What isn’t HTTP troubleshooting: with HTTP troubleshooting, we mean checking what is not working in your HTTP flow. However, this assumes that there is an active HTTP flow. If you are unable to connect to the server or get messages like “can’t resolve this name”, the problem is before HTTP even starts working. That’s a whole other story.

The tools for HTTP Troubleshooting

HTTP Troubleshooting is done easily with free tools. In fact, you might already have such tools, as we do it with a browser. After all, Internet browsers are designed to work with HTTP. For this article, we will present how to do HTTP Troubleshooting with Google Chrome. The same thing is possible on Firefox, with a very similar interface.

HTTP Troubleshooting Tutorial

Of course, to perform HTTP troubleshooting you need to have something to troubleshoot. If you don’t have anything with a problem right now, you can simply use this guide to understand how things work. In fact, you can apply the same principles to a healthy HTTP process. In this tutorial, we will do that by connecting to and monitoring what is happening.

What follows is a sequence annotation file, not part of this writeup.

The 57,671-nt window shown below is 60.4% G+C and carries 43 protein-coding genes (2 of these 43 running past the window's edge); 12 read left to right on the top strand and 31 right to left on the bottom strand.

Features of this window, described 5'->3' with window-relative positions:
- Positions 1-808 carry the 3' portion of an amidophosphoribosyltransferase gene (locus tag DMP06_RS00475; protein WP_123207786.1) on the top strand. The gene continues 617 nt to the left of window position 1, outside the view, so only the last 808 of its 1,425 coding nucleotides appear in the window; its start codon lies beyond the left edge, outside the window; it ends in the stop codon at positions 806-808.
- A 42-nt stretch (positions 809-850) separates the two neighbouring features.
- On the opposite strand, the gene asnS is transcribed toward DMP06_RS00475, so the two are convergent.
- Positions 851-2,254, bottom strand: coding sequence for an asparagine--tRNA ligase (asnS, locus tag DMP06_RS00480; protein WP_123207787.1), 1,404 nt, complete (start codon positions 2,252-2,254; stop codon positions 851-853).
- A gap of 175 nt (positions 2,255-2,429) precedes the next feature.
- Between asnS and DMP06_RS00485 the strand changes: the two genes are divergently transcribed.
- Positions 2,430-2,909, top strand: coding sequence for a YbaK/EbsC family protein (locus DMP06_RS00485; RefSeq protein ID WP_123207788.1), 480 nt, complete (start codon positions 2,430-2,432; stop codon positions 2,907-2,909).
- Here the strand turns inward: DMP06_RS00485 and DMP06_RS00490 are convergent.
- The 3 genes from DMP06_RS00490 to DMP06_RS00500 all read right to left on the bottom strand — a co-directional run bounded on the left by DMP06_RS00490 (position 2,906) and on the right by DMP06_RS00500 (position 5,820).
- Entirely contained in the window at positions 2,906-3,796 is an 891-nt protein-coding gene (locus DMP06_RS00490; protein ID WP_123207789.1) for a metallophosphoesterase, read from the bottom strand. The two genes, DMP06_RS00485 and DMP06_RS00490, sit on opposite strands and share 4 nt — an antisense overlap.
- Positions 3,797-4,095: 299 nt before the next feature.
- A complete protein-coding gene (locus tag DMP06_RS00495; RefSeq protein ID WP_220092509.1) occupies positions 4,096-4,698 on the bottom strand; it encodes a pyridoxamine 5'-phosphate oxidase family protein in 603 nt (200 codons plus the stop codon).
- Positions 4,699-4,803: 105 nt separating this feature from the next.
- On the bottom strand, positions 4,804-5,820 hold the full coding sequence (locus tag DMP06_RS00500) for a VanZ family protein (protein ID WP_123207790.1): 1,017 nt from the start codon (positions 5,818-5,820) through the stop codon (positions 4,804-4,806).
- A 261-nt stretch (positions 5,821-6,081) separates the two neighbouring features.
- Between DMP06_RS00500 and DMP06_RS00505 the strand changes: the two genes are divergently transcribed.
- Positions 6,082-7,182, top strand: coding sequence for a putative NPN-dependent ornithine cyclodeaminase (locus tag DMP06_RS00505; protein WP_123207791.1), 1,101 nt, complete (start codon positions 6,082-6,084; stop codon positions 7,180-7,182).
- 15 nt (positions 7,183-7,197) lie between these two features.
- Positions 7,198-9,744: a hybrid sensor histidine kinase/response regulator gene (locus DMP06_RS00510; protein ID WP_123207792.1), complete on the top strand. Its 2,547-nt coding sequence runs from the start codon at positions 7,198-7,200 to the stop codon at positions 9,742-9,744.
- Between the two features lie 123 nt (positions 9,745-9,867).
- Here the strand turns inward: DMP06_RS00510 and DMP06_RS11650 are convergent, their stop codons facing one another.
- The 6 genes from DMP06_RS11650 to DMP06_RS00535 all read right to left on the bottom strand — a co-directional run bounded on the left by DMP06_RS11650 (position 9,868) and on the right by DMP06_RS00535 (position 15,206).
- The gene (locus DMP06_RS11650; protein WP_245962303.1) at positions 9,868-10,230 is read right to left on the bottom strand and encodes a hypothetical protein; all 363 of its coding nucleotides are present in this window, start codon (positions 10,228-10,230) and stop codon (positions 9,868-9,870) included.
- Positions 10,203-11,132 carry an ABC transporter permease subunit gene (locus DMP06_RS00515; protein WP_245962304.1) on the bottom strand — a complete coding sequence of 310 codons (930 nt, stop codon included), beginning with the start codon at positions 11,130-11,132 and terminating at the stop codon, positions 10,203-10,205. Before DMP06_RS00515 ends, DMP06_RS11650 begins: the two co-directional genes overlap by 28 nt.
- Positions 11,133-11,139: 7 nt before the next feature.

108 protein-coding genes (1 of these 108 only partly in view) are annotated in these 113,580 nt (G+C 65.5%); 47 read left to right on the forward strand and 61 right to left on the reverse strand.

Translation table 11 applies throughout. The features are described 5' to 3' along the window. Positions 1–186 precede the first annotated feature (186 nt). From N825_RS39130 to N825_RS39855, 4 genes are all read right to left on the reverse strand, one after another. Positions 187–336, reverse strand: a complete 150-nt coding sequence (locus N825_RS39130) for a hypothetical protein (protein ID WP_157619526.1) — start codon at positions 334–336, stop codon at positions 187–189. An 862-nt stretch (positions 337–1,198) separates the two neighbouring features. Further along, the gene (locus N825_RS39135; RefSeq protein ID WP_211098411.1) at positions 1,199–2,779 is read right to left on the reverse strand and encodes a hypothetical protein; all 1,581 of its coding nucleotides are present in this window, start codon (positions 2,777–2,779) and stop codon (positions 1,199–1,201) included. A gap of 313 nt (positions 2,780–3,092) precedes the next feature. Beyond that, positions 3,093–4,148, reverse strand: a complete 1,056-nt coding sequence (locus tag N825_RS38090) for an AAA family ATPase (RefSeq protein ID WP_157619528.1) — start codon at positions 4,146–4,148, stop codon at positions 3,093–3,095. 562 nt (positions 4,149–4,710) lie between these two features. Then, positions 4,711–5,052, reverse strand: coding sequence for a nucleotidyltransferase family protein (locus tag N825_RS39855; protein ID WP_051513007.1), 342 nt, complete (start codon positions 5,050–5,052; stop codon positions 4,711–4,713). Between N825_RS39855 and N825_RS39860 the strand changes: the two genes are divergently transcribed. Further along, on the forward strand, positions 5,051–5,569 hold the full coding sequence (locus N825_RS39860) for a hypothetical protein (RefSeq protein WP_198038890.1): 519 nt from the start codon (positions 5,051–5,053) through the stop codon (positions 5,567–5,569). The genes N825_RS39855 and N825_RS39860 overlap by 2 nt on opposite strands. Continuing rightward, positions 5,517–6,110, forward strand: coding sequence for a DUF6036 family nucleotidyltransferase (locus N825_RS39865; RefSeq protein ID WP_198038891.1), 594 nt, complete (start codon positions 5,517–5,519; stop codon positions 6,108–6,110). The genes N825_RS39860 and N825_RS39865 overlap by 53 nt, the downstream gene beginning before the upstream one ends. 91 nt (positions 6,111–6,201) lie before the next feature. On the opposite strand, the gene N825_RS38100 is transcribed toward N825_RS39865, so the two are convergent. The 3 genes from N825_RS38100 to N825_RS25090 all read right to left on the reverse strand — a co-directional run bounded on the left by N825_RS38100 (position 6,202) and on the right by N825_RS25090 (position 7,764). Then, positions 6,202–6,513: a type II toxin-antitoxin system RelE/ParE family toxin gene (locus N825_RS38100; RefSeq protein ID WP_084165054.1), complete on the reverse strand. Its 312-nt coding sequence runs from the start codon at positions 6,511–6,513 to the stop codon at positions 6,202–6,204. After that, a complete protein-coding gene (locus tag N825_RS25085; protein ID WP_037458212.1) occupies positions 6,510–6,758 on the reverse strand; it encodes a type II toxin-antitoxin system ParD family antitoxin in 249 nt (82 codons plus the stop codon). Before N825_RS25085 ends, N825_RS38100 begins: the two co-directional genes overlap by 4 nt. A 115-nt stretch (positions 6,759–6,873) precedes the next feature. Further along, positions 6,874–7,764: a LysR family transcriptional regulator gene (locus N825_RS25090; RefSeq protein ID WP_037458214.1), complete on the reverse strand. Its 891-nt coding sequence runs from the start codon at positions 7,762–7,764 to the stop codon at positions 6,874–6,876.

Launching the debugger

Open your browser and navigate to the site you are interested in. Then, right-click on anywhere in the pace and select Inspect. Alternatively, you can use Shift+Ctrl+I as a keyboard shortcut. Right-clicking will work nearly anywhere, but if it doesn’t try on a different part of the page.

Use the Inspect function of your browser to start with your HTTP Troubleshooting session
Use the Inspect function to view the debug panel.

This will open a side or bottom panel on your browser with additional information. By default, this panel will show the HTML code behind the page, but we don’t need that for today.

Use the Chrome or Firefox Developer Tools to perform HTTP Troubleshoting, after opening them with the Inspect function
The Developer Tools panel attached to the right of the page.

To ease our work, we can detach the Developer Tool panels to have it on a separate window. We can do that from the top-right, by selecting its options and then Undock into separate window.